Unauthorized Relocation of Children and the UCCJEA in Arizona
In Mangan v. Mangan, John V. Mangan (Father) filed numerous petitions and motions regarding the failure of Deborah J. Mangan (Mother) to follow court orders providing for him to exercise his court ordered parenting time.
After a petition for post-decree mediation, a petition to enforce parenting time, enforcement hearings, a petition to modify parenting time, custody and child support, and a motion to take possession of the children by force, Mother finally appeared telephonically for a return hearing on April 8, 2010. She had failed to appear for many of the prior hearings.
Temporary orders were issued requiring the parties to participate in a Parenting Conference, requiring Mother to provide Father with access to the parties children by telephone in addition to in-person parenting time, and ordering the exchanges of the children to occur in Flagstaff, Arizona. A status hearing was set for May 14, 2010 and a final trial date was set for August 2, 2010.
On April 20, 2010, Mother filed an accelerated motion to transfer child custody jurisdiction, pursuant to the Uniform Child Custody Jurisdiction and Enforcement Act, based on her argument that the children had been residing in New Mexico since April 2008. In the motion to transfer, she challenged the family court’s jurisdiction. The court denied the motion. The court noted that the mere passage of time could not undermine the Court’s home state jurisdiction under the Uniform Child Custody Jurisdiction and Enforcement Act (“UCCJEA”).
At the temporary orders status hearing on May 14, 2010, the court issued various temporary orders to ensure Father received his court ordered parenting time. By the end of August 2010, the court had conducted two additional hearings concluding by reaffirming Arizona as the home state of the children, declaring the court had not relinquished its jurisdiction over the children, denying Mother’s motions and petitions, ordering joint legal custody with Father having primary residential custody, and awarded attorney’s fees to the Father.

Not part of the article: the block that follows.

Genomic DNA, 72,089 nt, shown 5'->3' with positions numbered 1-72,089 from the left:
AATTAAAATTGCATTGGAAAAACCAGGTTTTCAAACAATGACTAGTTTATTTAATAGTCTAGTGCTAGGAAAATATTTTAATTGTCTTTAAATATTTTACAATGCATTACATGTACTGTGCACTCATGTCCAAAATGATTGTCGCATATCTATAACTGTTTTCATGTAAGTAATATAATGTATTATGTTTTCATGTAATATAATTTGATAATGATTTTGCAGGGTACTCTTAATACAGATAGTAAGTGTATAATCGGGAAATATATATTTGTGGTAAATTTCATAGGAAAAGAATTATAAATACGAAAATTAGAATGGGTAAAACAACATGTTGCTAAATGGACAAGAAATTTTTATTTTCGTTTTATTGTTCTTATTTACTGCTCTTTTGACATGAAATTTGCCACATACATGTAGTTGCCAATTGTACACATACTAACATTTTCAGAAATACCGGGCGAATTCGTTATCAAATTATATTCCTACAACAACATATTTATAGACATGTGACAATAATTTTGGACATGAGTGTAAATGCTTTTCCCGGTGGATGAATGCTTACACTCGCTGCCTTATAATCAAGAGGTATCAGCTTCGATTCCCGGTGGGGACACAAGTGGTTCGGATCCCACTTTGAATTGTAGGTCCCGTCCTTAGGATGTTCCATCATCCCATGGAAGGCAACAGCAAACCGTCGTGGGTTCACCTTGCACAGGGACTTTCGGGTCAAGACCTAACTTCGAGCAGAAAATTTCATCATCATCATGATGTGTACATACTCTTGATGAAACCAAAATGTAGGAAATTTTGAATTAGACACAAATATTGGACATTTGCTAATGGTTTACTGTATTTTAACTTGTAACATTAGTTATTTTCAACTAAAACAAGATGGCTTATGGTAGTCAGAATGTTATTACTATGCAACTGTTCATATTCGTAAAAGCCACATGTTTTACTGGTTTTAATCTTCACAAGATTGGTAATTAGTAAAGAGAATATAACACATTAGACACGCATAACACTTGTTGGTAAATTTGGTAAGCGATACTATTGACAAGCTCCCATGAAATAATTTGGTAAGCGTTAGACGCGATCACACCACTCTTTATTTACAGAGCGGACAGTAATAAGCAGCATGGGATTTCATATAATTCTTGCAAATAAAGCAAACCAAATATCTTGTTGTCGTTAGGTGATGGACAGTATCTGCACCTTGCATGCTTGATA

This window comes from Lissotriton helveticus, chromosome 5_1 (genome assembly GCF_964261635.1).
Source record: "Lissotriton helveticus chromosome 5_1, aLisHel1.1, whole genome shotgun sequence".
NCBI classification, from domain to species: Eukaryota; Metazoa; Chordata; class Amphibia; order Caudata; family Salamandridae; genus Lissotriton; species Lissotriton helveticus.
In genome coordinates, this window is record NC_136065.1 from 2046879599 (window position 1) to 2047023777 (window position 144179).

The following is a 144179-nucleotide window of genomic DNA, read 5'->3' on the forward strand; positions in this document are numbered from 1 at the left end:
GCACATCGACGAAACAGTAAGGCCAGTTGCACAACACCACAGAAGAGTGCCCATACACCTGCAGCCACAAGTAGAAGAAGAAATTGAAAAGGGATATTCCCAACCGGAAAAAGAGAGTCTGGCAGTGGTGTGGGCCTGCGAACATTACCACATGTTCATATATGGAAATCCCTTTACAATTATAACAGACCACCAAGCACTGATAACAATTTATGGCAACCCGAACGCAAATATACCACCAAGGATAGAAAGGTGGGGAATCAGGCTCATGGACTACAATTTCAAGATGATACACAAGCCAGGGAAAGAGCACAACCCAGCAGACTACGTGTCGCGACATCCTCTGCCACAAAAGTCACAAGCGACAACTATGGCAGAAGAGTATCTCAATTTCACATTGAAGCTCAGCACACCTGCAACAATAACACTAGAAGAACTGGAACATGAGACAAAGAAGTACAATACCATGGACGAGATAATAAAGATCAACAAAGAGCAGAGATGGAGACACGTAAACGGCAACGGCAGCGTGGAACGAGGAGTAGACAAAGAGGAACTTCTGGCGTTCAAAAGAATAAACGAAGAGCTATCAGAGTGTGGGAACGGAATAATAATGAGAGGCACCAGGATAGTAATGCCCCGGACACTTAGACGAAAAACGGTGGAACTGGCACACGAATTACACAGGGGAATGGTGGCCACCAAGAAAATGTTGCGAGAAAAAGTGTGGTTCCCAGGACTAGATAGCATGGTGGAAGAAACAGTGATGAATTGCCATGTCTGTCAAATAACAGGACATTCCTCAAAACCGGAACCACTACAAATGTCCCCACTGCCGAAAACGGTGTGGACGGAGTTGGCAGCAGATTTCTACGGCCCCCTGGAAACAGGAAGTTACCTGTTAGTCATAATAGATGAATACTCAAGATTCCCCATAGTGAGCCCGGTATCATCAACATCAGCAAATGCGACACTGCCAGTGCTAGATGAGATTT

In June 2010, Mother filed for an Order of Protection and made allegations of abuse and improper conduct against Father. She made allegations that he failed to pay child support and made misrepresentations to the court. She sought increased child support and sanctions. The Order of Protection was quashed on June 25, 2010 due to a lack of evidence.
On appeal, Mother argued that the family court erred in their decision that Arizona retained jurisdiction over the matters at hand. The Arizona Court of Appeals finds no error in the decision of the family court regarding jurisdiction. Mother herself designated Arizona the “home state” when filing for divorce.
She and the children moved back to Arizona two years later. She invoked the jurisdiction of the Arizona court system when it was convenient to her. Mother did not seek to utilize the provided statutory mechanism to request relocating with the children. Instead, she left with the children, evaded service, was found in contempt by the Arizona family court judge for failing to appear and failing to adhere to the custody and parenting time agreement.
While in New Mexico, Mother and the children continued to relocate and continued to be found in contempt of court by the Arizona judge. This signifies a “significant” connection with the state of Arizona. Additionally, Father resides in the state of Arizona. He pays child support from employment in Arizona, he provides health insurance through his Arizona employer, and he has kept in touch with the families of the children’s friends in the Phoenix area.
While evidence exists in New Mexico in connection the children’s care, protection, training, etc. It also exists in Arizona. Father asserts (and Mother does not dispute) that no other court has sought jurisdiction over the children. Mother did not seek to invoke jurisdiction in the New Mexico court system. She actually utilized the Arizona court system regarding the children on a number of occasions.
Mother may not use her unauthorized conduct (i.e., moving the children to New Mexico without consent of Father or the Court) that resulted in time spent out of state with the children to undermine Arizona’s home state jurisdiction. The Arizona Court of Appeals finds that the family court did not err when it concluded it retained exclusive and continuing jurisdiction over the child custody orders. The Arizona Court of Appeals, therefore, affirmed the family court’s child custody orders.
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